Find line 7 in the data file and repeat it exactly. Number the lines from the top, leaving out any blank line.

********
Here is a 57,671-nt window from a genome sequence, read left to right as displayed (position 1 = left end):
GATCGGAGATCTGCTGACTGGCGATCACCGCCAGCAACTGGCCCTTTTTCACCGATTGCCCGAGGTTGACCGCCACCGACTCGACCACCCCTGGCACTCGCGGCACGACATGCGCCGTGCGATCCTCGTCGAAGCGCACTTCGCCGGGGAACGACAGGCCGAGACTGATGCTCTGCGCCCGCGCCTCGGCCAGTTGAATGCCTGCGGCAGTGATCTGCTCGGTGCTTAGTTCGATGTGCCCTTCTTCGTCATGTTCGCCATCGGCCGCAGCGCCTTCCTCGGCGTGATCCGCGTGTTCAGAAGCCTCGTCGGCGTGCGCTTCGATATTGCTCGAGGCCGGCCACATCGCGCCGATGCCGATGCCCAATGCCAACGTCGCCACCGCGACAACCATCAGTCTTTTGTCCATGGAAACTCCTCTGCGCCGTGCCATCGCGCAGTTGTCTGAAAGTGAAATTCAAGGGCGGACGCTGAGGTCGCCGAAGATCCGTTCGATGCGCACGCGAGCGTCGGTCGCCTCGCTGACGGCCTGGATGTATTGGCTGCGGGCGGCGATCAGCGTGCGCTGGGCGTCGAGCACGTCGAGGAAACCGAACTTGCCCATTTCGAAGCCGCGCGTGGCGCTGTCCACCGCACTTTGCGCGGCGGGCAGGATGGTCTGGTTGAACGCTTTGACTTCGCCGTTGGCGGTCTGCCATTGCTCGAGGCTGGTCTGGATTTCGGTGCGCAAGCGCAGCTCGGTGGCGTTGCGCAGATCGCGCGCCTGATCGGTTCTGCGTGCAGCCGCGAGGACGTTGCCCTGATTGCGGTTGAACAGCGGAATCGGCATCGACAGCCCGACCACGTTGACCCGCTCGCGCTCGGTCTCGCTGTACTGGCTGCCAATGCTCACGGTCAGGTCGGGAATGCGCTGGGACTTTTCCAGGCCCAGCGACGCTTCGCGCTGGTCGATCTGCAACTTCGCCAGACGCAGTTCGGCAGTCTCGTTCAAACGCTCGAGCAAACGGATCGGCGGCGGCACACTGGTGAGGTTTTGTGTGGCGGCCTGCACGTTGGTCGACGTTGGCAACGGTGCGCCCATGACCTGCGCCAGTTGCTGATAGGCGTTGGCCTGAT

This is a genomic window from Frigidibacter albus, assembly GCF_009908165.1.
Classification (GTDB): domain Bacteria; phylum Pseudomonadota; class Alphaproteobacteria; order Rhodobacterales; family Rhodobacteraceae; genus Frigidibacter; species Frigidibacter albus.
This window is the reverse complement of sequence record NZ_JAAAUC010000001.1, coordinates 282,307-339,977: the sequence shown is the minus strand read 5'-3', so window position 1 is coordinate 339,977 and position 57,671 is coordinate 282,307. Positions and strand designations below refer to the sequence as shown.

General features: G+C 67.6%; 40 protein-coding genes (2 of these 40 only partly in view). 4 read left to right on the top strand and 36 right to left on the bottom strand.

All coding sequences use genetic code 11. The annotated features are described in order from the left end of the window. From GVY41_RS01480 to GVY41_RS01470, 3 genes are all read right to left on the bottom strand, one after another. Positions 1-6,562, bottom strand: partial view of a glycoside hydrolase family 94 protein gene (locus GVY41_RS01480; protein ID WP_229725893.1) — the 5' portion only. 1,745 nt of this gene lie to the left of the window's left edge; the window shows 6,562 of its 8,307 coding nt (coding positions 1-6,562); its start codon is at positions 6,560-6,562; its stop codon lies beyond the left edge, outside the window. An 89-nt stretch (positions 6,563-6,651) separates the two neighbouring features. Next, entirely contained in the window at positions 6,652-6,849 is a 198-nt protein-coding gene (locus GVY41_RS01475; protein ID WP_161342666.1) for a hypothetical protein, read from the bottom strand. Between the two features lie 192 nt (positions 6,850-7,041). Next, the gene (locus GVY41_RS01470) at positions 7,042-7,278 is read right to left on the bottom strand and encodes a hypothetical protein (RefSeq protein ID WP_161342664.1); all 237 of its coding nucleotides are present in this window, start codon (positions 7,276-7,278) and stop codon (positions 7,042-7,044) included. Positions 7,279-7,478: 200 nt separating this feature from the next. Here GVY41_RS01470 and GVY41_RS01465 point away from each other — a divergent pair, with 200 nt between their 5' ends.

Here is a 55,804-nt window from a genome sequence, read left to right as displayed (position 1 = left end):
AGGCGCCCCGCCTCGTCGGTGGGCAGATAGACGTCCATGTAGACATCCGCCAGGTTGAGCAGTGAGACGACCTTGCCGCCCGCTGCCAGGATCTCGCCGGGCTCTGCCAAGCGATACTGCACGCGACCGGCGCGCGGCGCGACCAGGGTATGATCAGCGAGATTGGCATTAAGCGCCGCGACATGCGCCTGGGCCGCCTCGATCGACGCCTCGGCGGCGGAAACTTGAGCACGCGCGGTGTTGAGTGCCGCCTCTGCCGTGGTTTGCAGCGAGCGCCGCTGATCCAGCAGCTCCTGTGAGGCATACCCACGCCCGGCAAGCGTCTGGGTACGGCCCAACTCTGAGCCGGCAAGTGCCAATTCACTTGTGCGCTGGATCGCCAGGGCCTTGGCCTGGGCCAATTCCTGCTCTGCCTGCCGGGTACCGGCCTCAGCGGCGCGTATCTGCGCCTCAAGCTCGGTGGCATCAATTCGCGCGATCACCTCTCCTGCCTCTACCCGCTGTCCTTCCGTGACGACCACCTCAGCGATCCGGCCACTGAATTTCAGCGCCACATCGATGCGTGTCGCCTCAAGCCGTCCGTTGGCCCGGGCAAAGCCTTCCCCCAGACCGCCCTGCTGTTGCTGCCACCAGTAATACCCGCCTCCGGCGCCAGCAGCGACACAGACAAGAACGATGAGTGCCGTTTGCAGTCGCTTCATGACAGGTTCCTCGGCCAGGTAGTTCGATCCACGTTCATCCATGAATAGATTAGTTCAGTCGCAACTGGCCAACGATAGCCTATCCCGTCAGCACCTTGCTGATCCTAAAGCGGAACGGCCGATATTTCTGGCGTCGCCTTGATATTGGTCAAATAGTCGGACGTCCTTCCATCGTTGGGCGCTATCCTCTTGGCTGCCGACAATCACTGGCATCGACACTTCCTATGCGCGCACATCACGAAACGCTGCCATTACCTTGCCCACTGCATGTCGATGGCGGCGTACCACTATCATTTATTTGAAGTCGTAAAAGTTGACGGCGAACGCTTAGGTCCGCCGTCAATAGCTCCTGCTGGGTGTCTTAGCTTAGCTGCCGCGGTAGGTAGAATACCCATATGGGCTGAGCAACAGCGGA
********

All coding sequences use genetic code 11. The annotated features are described in order from the left end of the window. From GVY41_RS01480 to GVY41_RS01470, 3 genes are all read right to left on the bottom strand, one after another. Positions 1-6,562, bottom strand: partial view of a glycoside hydrolase family 94 protein gene (locus GVY41_RS01480; protein ID WP_229725893.1) — the 5' portion only. 1,745 nt of this gene lie to the left of the window's left edge; the window shows 6,562 of its 8,307 coding nt (coding positions 1-6,562); its start codon is at positions 6,560-6,562; its stop codon lies beyond the left edge, outside the window. An 89-nt stretch (positions 6,563-6,651) separates the two neighbouring features. Next, entirely contained in the window at positions 6,652-6,849 is a 198-nt protein-coding gene (locus GVY41_RS01475; protein ID WP_161342666.1) for a hypothetical protein, read from the bottom strand. Between the two features lie 192 nt (positions 6,850-7,041). Next, the gene (locus GVY41_RS01470) at positions 7,042-7,278 is read right to left on the bottom strand and encodes a hypothetical protein (RefSeq protein ID WP_161342664.1); all 237 of its coding nucleotides are present in this window, start codon (positions 7,276-7,278) and stop codon (positions 7,042-7,044) included. Positions 7,279-7,478: 200 nt separating this feature from the next. Here GVY41_RS01470 and GVY41_RS01465 point away from each other — a divergent pair, with 200 nt between their 5' ends.